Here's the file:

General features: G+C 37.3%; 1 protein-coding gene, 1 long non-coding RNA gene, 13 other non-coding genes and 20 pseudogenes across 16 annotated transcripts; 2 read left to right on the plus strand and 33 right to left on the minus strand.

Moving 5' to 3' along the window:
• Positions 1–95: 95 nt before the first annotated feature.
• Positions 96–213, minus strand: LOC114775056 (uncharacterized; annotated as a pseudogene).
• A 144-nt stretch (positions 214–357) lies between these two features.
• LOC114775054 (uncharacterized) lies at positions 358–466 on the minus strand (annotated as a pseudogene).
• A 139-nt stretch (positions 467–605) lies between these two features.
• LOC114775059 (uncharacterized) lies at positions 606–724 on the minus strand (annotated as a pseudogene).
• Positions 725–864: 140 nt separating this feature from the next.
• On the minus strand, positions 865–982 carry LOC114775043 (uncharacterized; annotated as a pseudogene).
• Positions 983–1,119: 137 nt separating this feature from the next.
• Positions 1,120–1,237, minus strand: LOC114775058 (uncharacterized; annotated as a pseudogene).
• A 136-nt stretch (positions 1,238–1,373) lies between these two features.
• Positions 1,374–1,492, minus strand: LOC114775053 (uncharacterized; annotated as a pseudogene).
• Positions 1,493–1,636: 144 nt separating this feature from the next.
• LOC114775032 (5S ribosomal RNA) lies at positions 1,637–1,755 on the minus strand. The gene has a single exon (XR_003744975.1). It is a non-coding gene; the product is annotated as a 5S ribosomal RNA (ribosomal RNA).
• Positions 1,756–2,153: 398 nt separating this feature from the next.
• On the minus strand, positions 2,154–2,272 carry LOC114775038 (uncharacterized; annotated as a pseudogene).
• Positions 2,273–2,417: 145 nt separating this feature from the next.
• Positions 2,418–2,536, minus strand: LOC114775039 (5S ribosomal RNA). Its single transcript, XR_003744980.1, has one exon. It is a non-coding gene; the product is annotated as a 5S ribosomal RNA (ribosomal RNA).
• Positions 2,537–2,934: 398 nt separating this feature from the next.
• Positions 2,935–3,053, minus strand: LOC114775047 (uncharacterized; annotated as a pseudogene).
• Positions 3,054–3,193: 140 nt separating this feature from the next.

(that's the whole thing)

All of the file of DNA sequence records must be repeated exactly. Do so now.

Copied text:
General features: G+C 37.3%; 1 protein-coding gene, 1 long non-coding RNA gene, 13 other non-coding genes and 20 pseudogenes across 16 annotated transcripts; 2 read left to right on the plus strand and 33 right to left on the minus strand.

Moving 5' to 3' along the window:
• Positions 1–95: 95 nt before the first annotated feature.
• Positions 96–213, minus strand: LOC114775056 (uncharacterized; annotated as a pseudogene).
• A 144-nt stretch (positions 214–357) lies between these two features.
• LOC114775054 (uncharacterized) lies at positions 358–466 on the minus strand (annotated as a pseudogene).
• A 139-nt stretch (positions 467–605) lies between these two features.
• LOC114775059 (uncharacterized) lies at positions 606–724 on the minus strand (annotated as a pseudogene).
• Positions 725–864: 140 nt separating this feature from the next.
• On the minus strand, positions 865–982 carry LOC114775043 (uncharacterized; annotated as a pseudogene).
• Positions 983–1,119: 137 nt separating this feature from the next.
• Positions 1,120–1,237, minus strand: LOC114775058 (uncharacterized; annotated as a pseudogene).
• A 136-nt stretch (positions 1,238–1,373) lies between these two features.
• Positions 1,374–1,492, minus strand: LOC114775053 (uncharacterized; annotated as a pseudogene).
• Positions 1,493–1,636: 144 nt separating this feature from the next.
• LOC114775032 (5S ribosomal RNA) lies at positions 1,637–1,755 on the minus strand. The gene has a single exon (XR_003744975.1). It is a non-coding gene; the product is annotated as a 5S ribosomal RNA (ribosomal RNA).
• Positions 1,756–2,153: 398 nt separating this feature from the next.
• On the minus strand, positions 2,154–2,272 carry LOC114775038 (uncharacterized; annotated as a pseudogene).
• Positions 2,273–2,417: 145 nt separating this feature from the next.
• Positions 2,418–2,536, minus strand: LOC114775039 (5S ribosomal RNA). Its single transcript, XR_003744980.1, has one exon. It is a non-coding gene; the product is annotated as a 5S ribosomal RNA (ribosomal RNA).
• Positions 2,537–2,934: 398 nt separating this feature from the next.
• Positions 2,935–3,053, minus strand: LOC114775047 (uncharacterized; annotated as a pseudogene).
• Positions 3,054–3,193: 140 nt separating this feature from the next.